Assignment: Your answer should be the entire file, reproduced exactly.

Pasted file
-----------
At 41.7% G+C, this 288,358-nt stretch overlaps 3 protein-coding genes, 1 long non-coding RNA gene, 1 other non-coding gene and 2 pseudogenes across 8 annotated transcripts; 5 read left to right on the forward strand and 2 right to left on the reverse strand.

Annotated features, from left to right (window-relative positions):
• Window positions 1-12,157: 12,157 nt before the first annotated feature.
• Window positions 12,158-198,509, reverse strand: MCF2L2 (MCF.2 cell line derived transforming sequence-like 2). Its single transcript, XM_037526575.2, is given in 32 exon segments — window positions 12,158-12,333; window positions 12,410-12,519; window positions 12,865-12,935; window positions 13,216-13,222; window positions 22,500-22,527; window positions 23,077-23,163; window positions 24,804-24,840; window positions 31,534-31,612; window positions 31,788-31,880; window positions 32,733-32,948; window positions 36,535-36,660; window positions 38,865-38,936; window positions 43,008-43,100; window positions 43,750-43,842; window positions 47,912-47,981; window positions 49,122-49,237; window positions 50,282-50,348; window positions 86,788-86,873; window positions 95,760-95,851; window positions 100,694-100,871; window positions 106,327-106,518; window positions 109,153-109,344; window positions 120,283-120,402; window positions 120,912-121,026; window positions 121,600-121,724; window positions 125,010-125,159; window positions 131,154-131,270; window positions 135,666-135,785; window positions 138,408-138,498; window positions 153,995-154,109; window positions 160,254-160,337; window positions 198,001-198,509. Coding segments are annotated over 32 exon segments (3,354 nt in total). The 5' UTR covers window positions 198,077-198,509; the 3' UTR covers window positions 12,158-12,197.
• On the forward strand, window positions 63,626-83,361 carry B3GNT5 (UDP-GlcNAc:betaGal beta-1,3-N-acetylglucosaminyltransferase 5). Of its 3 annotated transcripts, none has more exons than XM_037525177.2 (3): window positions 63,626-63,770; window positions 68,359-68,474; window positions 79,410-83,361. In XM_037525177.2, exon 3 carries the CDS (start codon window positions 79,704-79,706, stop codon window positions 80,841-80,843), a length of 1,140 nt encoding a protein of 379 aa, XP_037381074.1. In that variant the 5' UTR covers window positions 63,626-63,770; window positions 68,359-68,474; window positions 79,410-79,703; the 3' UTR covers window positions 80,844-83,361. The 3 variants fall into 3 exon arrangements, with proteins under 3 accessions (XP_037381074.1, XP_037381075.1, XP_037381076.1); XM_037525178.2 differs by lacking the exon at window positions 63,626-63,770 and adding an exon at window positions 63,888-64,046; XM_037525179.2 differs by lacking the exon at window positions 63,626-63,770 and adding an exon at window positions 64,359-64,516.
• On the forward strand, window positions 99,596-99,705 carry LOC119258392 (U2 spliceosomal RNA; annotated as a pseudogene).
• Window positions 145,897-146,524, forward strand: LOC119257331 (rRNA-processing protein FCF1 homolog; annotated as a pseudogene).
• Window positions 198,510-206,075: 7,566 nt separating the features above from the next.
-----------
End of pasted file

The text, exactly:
At 41.7% G+C, this 288,358-nt stretch overlaps 3 protein-coding genes, 1 long non-coding RNA gene, 1 other non-coding gene and 2 pseudogenes across 8 annotated transcripts; 5 read left to right on the forward strand and 2 right to left on the reverse strand.

Annotated features, from left to right (window-relative positions):
• Window positions 1-12,157: 12,157 nt before the first annotated feature.
• Window positions 12,158-198,509, reverse strand: MCF2L2 (MCF.2 cell line derived transforming sequence-like 2). Its single transcript, XM_037526575.2, is given in 32 exon segments — window positions 12,158-12,333; window positions 12,410-12,519; window positions 12,865-12,935; window positions 13,216-13,222; window positions 22,500-22,527; window positions 23,077-23,163; window positions 24,804-24,840; window positions 31,534-31,612; window positions 31,788-31,880; window positions 32,733-32,948; window positions 36,535-36,660; window positions 38,865-38,936; window positions 43,008-43,100; window positions 43,750-43,842; window positions 47,912-47,981; window positions 49,122-49,237; window positions 50,282-50,348; window positions 86,788-86,873; window positions 95,760-95,851; window positions 100,694-100,871; window positions 106,327-106,518; window positions 109,153-109,344; window positions 120,283-120,402; window positions 120,912-121,026; window positions 121,600-121,724; window positions 125,010-125,159; window positions 131,154-131,270; window positions 135,666-135,785; window positions 138,408-138,498; window positions 153,995-154,109; window positions 160,254-160,337; window positions 198,001-198,509. Coding segments are annotated over 32 exon segments (3,354 nt in total). The 5' UTR covers window positions 198,077-198,509; the 3' UTR covers window positions 12,158-12,197.
• On the forward strand, window positions 63,626-83,361 carry B3GNT5 (UDP-GlcNAc:betaGal beta-1,3-N-acetylglucosaminyltransferase 5). Of its 3 annotated transcripts, none has more exons than XM_037525177.2 (3): window positions 63,626-63,770; window positions 68,359-68,474; window positions 79,410-83,361. In XM_037525177.2, exon 3 carries the CDS (start codon window positions 79,704-79,706, stop codon window positions 80,841-80,843), a length of 1,140 nt encoding a protein of 379 aa, XP_037381074.1. In that variant the 5' UTR covers window positions 63,626-63,770; window positions 68,359-68,474; window positions 79,410-79,703; the 3' UTR covers window positions 80,844-83,361. The 3 variants fall into 3 exon arrangements, with proteins under 3 accessions (XP_037381074.1, XP_037381075.1, XP_037381076.1); XM_037525178.2 differs by lacking the exon at window positions 63,626-63,770 and adding an exon at window positions 63,888-64,046; XM_037525179.2 differs by lacking the exon at window positions 63,626-63,770 and adding an exon at window positions 64,359-64,516.
• On the forward strand, window positions 99,596-99,705 carry LOC119258392 (U2 spliceosomal RNA; annotated as a pseudogene).
• Window positions 145,897-146,524, forward strand: LOC119257331 (rRNA-processing protein FCF1 homolog; annotated as a pseudogene).
• Window positions 198,510-206,075: 7,566 nt separating the features above from the next.